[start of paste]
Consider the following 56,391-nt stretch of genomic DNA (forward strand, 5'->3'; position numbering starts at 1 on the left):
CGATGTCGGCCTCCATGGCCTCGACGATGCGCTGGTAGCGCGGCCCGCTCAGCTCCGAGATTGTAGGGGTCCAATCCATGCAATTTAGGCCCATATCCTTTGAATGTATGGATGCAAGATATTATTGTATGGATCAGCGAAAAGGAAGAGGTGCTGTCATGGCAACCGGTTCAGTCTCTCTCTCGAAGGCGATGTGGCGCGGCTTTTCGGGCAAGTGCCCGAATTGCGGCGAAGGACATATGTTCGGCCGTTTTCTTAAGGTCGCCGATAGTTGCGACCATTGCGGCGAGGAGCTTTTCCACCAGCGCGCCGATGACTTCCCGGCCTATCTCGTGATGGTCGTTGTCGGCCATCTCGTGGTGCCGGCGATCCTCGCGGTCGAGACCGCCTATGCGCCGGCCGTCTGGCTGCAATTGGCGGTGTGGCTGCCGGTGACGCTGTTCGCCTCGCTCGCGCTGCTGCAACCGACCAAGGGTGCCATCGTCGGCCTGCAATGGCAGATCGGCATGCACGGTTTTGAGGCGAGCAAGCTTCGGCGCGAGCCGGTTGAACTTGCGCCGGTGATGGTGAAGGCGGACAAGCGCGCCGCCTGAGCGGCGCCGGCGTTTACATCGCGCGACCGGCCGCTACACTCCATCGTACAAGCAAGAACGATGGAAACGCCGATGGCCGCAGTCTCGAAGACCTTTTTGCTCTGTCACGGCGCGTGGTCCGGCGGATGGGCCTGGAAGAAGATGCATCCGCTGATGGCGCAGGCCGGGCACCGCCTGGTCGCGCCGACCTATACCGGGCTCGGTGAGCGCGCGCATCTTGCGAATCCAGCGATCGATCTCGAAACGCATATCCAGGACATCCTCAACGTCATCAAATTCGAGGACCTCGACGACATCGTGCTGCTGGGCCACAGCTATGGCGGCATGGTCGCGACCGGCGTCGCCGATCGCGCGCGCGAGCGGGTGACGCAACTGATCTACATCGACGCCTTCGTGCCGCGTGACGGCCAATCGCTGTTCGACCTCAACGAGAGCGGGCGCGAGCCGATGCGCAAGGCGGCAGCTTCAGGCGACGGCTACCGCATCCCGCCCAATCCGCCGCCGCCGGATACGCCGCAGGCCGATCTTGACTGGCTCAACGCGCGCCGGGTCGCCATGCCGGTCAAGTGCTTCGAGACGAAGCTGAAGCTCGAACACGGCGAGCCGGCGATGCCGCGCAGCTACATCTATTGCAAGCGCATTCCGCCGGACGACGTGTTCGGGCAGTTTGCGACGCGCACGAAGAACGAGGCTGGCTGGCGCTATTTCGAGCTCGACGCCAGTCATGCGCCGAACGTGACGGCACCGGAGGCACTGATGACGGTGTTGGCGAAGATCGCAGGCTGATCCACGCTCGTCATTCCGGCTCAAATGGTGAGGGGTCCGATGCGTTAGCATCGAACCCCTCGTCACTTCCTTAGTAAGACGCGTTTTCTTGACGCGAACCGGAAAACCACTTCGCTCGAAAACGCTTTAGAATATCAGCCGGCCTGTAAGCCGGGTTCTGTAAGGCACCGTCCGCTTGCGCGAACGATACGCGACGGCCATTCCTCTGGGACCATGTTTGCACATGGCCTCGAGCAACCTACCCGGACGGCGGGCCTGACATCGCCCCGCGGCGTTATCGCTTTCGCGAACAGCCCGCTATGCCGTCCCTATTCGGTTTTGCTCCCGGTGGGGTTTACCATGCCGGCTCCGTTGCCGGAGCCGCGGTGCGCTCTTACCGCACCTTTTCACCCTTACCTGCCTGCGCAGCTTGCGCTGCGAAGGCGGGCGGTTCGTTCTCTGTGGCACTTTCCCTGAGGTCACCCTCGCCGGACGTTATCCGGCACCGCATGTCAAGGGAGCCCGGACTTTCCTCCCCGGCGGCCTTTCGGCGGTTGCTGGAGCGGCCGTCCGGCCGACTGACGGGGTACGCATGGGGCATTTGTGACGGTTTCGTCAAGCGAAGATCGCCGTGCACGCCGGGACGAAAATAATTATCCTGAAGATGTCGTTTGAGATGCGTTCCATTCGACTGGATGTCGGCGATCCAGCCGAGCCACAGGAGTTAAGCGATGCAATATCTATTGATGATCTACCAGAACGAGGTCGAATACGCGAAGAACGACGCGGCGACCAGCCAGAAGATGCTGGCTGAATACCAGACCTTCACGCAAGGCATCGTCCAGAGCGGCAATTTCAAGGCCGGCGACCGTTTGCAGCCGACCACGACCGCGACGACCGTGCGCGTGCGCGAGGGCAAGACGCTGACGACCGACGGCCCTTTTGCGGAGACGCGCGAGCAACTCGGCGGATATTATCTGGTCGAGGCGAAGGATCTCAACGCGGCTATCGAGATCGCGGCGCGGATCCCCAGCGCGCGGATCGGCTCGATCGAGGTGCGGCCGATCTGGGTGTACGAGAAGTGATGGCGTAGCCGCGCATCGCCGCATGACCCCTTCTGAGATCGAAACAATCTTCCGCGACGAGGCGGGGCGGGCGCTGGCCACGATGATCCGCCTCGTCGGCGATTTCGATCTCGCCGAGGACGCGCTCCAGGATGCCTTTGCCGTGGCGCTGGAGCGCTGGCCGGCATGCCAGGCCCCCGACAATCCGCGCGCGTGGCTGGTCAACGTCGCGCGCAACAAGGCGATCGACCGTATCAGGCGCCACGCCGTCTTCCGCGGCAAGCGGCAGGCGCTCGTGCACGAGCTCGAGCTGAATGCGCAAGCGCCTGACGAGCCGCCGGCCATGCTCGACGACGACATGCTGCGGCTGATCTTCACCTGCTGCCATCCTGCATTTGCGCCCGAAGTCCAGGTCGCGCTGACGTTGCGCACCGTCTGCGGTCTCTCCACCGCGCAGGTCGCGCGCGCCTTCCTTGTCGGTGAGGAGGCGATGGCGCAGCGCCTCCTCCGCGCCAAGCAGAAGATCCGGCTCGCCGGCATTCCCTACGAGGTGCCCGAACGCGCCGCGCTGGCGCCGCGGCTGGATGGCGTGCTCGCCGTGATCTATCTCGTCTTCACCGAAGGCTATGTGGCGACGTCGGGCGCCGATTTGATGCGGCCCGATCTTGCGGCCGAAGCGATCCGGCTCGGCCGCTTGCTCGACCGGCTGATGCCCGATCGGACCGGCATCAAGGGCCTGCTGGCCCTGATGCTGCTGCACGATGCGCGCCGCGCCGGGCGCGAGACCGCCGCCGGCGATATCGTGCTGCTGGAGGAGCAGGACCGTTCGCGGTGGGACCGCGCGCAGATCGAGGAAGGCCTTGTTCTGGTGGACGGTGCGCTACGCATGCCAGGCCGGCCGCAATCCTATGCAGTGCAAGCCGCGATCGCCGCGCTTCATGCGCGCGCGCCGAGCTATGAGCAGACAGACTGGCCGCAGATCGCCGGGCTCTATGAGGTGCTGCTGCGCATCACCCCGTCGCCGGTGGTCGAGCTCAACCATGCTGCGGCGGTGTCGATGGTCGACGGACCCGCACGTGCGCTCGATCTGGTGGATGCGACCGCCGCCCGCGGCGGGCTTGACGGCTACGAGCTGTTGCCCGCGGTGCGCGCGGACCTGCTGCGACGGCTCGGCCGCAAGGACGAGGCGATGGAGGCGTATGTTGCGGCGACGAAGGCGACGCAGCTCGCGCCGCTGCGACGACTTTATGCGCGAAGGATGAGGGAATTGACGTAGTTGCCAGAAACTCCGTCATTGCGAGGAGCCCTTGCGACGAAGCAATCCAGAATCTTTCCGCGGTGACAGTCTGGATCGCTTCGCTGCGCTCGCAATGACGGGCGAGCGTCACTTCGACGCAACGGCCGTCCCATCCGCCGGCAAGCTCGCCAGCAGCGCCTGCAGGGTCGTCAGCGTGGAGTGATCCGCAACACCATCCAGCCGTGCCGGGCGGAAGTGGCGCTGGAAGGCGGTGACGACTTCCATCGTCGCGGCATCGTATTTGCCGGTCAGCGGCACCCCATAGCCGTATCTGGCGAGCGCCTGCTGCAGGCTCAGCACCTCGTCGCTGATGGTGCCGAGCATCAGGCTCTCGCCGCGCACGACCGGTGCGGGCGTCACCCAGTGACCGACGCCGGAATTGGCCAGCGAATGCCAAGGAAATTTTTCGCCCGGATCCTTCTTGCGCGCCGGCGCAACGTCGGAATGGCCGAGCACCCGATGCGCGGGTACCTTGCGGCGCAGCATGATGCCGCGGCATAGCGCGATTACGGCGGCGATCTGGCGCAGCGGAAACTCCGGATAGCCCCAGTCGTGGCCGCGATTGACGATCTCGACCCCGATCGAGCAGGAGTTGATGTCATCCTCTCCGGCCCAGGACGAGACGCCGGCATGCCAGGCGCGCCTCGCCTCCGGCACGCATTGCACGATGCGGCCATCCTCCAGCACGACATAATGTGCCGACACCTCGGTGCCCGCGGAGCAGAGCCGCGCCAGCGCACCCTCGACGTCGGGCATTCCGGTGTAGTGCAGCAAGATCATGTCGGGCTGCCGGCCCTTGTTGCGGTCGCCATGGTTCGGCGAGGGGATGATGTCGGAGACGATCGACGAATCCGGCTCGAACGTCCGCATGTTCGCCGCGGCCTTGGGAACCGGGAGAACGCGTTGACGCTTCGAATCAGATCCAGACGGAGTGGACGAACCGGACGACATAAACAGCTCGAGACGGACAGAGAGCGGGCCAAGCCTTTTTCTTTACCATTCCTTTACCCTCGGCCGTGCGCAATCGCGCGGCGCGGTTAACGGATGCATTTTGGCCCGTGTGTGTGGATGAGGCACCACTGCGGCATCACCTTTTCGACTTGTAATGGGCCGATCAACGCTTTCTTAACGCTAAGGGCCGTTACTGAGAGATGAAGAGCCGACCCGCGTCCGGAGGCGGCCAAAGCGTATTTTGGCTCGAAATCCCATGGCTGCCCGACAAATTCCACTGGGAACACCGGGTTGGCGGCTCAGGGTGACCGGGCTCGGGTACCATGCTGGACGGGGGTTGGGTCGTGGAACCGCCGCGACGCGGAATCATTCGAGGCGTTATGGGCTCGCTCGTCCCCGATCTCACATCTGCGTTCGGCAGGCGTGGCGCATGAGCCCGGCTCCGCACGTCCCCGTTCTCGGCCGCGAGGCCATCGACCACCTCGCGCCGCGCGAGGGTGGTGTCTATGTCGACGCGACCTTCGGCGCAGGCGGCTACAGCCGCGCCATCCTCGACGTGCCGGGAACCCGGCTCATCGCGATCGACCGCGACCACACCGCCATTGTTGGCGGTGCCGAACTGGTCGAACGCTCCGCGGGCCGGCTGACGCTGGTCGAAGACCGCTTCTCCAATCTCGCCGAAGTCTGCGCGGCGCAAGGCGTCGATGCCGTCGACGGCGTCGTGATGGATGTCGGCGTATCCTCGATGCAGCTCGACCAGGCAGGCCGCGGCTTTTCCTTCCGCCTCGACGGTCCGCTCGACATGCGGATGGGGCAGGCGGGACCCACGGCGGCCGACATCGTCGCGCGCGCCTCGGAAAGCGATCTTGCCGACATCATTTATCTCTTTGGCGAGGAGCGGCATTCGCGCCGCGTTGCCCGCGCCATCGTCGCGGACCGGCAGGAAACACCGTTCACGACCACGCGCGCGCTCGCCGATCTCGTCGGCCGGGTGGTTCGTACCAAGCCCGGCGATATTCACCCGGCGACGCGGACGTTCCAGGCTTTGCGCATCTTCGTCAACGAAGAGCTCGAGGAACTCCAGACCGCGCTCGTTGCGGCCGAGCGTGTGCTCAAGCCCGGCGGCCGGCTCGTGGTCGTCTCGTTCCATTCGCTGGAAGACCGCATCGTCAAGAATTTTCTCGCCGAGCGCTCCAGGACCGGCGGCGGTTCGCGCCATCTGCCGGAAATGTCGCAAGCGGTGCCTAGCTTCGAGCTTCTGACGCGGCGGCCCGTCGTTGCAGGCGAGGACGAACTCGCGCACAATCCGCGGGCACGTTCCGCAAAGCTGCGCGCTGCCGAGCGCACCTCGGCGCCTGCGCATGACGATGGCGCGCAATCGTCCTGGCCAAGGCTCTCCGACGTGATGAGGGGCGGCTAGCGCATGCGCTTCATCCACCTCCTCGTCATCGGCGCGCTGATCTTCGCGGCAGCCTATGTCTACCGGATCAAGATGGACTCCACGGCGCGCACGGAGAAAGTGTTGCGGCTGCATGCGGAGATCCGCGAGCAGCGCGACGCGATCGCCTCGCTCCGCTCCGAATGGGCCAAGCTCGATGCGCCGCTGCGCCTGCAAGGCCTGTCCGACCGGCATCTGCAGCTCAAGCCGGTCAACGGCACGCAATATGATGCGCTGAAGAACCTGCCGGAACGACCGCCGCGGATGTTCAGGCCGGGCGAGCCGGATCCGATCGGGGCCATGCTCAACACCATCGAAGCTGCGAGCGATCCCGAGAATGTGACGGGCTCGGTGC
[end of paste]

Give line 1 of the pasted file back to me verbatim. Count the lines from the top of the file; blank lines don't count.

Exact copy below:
Consider the following 56,391-nt stretch of genomic DNA (forward strand, 5'->3'; position numbering starts at 1 on the left):